Nairobi – Hundreds of jobs could be going down the drain annually due to Kenya’s unclear and inefficient work permit regulations, regional business leaders said in Nairobi Tuesday.
The East African Business Summit said the bureaucracies around the work permits for investors remained a major barrier to foreign businesses expanding, not only into Kenya, but among the five-member East African Community (EAC).
Chief executive of business consultancy firm KPMG, Josphat Mwaura, said the long process of securing a working permit for investors could be more efficient and friendly if co-ordinated by Kenya Investment Authority.
“We should have some sort of templates showing clearly the conditions to be met in various industries,” he said.
“This should be accessed anywhere in the world so that the investor get the process started by his advisors before he jets in.”
The present red tape, Mwaura said, takes some investors over a year to secure a permit, depending on the industry.
“Any time we deny a sea level investor a work permit, we are losing 100 (new) jobs,” he said. “Yet we have far too many people living in poverty....and far many people excluded from economic growth.”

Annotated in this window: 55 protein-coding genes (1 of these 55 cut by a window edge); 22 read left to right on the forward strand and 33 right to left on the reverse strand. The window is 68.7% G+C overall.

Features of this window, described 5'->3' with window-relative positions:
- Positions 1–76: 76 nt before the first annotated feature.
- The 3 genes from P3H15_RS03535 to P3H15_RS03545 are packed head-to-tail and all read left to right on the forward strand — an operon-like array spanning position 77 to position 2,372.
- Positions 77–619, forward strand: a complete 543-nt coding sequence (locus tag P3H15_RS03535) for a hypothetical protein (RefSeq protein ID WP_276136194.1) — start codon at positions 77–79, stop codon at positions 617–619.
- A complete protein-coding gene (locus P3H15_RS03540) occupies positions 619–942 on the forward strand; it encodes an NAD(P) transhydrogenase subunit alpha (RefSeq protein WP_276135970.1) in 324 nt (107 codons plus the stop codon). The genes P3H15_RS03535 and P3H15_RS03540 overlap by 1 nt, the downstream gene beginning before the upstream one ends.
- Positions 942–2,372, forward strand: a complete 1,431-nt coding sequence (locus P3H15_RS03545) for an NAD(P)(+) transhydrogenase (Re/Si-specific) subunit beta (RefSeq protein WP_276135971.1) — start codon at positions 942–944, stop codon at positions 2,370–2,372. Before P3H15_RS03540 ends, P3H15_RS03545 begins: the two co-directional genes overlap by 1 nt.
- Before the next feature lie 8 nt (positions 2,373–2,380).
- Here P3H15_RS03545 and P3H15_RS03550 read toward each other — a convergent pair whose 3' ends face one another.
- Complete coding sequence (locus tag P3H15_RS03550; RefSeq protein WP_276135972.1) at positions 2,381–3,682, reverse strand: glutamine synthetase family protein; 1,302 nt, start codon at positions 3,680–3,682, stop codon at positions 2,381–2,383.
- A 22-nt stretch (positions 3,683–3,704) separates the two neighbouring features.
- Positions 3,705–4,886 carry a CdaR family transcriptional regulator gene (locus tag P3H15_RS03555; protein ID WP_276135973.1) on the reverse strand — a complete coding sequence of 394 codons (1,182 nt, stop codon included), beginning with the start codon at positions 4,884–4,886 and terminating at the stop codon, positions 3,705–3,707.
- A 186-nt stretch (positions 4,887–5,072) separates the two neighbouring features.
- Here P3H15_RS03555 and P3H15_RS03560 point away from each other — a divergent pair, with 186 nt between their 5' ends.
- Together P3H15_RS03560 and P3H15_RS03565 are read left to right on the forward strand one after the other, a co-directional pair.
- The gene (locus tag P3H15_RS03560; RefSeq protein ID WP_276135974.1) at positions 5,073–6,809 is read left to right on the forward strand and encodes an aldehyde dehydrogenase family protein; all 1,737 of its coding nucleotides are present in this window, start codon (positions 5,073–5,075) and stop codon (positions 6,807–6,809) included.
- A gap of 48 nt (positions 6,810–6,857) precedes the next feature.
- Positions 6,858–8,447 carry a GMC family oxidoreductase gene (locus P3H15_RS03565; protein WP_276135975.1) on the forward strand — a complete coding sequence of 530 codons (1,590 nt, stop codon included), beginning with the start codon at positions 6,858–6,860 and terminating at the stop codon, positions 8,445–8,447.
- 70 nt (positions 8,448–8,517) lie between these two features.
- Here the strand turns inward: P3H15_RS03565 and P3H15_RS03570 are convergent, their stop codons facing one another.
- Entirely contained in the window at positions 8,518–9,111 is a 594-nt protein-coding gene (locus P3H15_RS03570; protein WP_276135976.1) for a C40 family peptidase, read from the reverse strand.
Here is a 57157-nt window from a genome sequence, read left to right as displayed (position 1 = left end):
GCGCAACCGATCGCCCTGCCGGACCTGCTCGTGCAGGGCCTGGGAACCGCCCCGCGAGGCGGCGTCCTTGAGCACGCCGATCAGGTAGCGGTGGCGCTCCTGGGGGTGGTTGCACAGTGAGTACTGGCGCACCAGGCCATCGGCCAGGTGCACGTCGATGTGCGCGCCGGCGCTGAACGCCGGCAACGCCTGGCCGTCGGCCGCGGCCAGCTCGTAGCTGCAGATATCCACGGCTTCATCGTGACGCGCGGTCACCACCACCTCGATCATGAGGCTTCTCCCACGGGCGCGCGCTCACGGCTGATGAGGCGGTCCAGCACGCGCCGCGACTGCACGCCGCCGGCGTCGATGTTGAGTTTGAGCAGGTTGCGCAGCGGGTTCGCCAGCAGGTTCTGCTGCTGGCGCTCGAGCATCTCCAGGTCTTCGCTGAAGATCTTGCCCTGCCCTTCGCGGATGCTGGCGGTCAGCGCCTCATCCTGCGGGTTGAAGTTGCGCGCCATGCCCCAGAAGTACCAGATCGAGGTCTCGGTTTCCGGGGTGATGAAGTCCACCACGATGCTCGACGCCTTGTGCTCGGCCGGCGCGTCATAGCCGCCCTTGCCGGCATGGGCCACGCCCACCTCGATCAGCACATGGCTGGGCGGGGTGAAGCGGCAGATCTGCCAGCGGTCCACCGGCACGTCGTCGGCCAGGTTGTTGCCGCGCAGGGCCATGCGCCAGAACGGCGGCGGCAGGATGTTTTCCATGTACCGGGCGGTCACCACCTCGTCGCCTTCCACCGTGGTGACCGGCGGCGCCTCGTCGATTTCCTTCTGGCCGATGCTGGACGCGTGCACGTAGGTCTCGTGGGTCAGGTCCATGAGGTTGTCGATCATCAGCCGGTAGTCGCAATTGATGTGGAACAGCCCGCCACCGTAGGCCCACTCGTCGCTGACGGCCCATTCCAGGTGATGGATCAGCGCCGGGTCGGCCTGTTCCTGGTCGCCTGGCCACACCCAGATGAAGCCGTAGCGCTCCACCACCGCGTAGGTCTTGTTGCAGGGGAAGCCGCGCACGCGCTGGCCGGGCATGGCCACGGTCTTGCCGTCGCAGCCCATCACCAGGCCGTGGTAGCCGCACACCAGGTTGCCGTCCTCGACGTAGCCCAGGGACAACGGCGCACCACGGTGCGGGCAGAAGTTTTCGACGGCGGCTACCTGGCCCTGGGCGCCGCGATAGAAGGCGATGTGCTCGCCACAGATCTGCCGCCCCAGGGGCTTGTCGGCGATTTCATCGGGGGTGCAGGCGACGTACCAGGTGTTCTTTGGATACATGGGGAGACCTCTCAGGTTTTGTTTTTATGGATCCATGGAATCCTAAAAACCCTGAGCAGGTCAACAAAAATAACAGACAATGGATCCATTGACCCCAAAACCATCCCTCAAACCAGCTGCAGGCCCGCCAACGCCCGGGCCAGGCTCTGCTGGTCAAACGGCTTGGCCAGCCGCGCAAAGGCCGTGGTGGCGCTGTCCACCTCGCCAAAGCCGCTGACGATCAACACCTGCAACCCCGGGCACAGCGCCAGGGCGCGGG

He spoke at a media briefing ahead of the three-day East African Business Summit, themed ‘Positioning East Africa for Inclusive Prosperity in 2020 and Beyond’, that starts on June 4 in Kigali.
Apart from labour policies, the forum will also discuss double taxation, population growth, value addition in agribusiness, promoting entrepreneurship, harnessing mineral wealth and opportunities in the emerging oil and gas industry.
About 100 CEOs, policy-makers and development partners are expected the summit held after every two years and was first hosted at Mount Kenya Safari Club in 2002.